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‘Outside of a dog, a book is a man’s best friend. Inside of a dog it’s too dark to read.’ (Groucho Marx)

06 Sep

I have always loved books.  As a child I don’t remember spending a lot of time playing with dolls or toys (or other kids for that matter) but I do remember always being able to put my hands on a book.  Mum and Dad weren’t great readers themselves but once they realized they had bred a brood of readers they always made sure there were books available to us.  Books were standard fare for birthdays and Christmas and ‘just because’ presents.

I loved the feel of books and the smell of books, as well as the words they carried. So much so that I didn’t just borrow books, read them and pass them on—oh no—I bought my own, treasured copies of them.  Hundreds of them.  Over the years I stacked them on shelves, on tables, behind doors and under beds.  I built towers of them leaning up against walls (my dogs soon learned to give these leaning towers a wide berth!).  When I was younger and constantly travelling my suitcases were most likely to be carrying more books than were necessary and less clothes than I actually needed.  When I moved house crates and crates of books went with me.  I admit it—I was personally responsible for the doom of thousands and thousands of trees.  And then a couple of years ago I decided enough was enough—I was drowning in books.

I am not quite sure what brought it on (possibly one of those mad ideas we get occasionally about downsizing or simplifying our lives) but I psyched myself up, clenched my teeth and set to culling, and, after a week or so of feverish packing in boxes, I eventually gave away the vast bulk of my beloved books to the local Rotary sale.

As the poor man who had come to collect them staggered out of the door with the last load I remember feeling very relieved and really proud of myself—for about an hour.  Then I went into what can only be called ‘withdrawal’.  I was in a cold sweat for days wondering whether I should have given away this book or that book and constantly asking myself ‘What on earth was I thinking?’  I even had to take an alternative route to work so I wouldn’t see the sign for the book sale and break down and go in and buy more books—probably even buy back some of the books I had just given away!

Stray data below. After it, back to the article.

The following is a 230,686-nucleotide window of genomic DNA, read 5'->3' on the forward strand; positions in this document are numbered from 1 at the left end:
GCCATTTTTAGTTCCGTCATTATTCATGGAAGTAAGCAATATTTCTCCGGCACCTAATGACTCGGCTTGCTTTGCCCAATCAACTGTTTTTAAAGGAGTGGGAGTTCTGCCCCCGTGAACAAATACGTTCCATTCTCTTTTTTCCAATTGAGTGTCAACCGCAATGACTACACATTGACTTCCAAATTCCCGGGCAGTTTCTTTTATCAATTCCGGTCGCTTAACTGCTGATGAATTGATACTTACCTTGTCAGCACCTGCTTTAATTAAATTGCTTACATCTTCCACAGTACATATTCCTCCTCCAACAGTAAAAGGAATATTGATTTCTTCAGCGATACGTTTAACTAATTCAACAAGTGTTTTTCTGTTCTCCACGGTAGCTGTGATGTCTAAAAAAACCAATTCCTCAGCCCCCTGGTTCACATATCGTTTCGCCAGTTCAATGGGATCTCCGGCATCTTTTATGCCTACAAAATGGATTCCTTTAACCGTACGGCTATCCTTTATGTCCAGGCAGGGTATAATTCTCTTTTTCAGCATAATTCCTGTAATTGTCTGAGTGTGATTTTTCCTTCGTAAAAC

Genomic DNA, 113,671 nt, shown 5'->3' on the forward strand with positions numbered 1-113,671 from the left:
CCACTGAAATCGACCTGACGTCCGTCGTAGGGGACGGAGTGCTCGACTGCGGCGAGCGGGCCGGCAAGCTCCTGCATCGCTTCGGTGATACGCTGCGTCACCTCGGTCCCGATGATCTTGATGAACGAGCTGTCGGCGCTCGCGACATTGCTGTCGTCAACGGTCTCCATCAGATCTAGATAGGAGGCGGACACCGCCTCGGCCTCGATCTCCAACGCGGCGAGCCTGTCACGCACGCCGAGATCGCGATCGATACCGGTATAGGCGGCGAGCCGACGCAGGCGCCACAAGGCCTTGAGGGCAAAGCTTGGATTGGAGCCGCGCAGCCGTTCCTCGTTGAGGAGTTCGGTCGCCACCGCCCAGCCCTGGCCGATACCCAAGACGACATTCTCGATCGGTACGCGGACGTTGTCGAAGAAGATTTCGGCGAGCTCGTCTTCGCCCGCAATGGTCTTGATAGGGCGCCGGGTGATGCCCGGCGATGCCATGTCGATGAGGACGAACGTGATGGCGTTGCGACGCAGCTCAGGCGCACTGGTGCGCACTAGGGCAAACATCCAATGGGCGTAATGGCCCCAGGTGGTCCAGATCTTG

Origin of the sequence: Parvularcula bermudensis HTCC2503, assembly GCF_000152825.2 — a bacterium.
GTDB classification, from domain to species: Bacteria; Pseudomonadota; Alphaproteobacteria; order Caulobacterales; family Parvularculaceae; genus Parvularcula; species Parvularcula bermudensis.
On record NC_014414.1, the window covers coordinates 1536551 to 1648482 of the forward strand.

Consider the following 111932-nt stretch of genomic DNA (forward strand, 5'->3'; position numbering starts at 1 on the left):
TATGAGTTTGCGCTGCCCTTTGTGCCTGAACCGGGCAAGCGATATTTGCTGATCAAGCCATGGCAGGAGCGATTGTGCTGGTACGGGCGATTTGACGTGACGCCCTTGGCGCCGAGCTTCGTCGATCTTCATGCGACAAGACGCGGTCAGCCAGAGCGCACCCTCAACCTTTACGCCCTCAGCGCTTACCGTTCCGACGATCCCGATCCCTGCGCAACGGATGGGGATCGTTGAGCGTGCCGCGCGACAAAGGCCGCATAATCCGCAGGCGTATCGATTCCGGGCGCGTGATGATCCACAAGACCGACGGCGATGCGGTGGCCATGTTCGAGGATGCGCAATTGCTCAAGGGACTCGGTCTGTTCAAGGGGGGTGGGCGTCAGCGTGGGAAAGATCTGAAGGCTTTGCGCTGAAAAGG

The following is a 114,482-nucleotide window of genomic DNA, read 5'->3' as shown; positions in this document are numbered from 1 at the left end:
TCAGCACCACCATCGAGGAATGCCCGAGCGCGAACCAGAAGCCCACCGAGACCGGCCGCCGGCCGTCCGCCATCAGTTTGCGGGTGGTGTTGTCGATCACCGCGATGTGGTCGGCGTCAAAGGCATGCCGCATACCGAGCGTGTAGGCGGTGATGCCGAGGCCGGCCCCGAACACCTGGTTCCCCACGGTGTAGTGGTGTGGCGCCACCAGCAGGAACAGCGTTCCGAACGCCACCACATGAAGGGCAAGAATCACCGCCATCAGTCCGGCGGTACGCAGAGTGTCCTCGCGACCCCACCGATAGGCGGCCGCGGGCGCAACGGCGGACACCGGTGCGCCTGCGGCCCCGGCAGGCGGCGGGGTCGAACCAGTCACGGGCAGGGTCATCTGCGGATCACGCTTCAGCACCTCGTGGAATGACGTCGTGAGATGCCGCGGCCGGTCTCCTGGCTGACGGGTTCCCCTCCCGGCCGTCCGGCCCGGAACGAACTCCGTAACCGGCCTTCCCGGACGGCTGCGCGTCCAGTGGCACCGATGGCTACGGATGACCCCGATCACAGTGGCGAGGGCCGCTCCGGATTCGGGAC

But I held fast.  It took a while but gradually I started to enjoy the extra space I had in the house.  I had room to rearrange my other things, move furniture around—and, an unforeseen perk—there was suddenly much less dusting to do!

But it wasn’t all that easy.  I swear my palms would actually itch as I put my head down and forced myself to walk past bookshops because I knew I just couldn’t go in and browse—I would have to buy something.  Just one small book couldn’t hurt—oh, this one looks really good—heard this one is great.  Nope.  Just couldn’t risk it.

And I managed to keep that up for a long, long time. And then one day my friend showed me her ‘Kindle’.

Being a rabid book lover, I do get it when people say reading from an e-reader is ‘just not the same’.  They don’t have that special unique physicality of a book; the dog-eared pages and scribbles in the margins, the booky smell, the creaky spines and loose raggedy pages of a much loved favorite read, but (and here is me finally stepping into the 21st century) honestly—what’s not to like about a small, lightweight device that will fit in my handbag; that I can shop for directly online (while sitting at home in a favourite chair with a nice glass of red beside me) and have my choice of books (or samples of them) downloaded directly to me within minutes of buying.

AND—this was the clincher for me—my kindle (yes, of course I bought one!) can hold up to 3,000 books!  If they were real books I would have to move to a larger house.  Oh oh—I can feel my palms starting to itch again . . .

 
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Posted by on September 6, 2015 in Uncategorized

 

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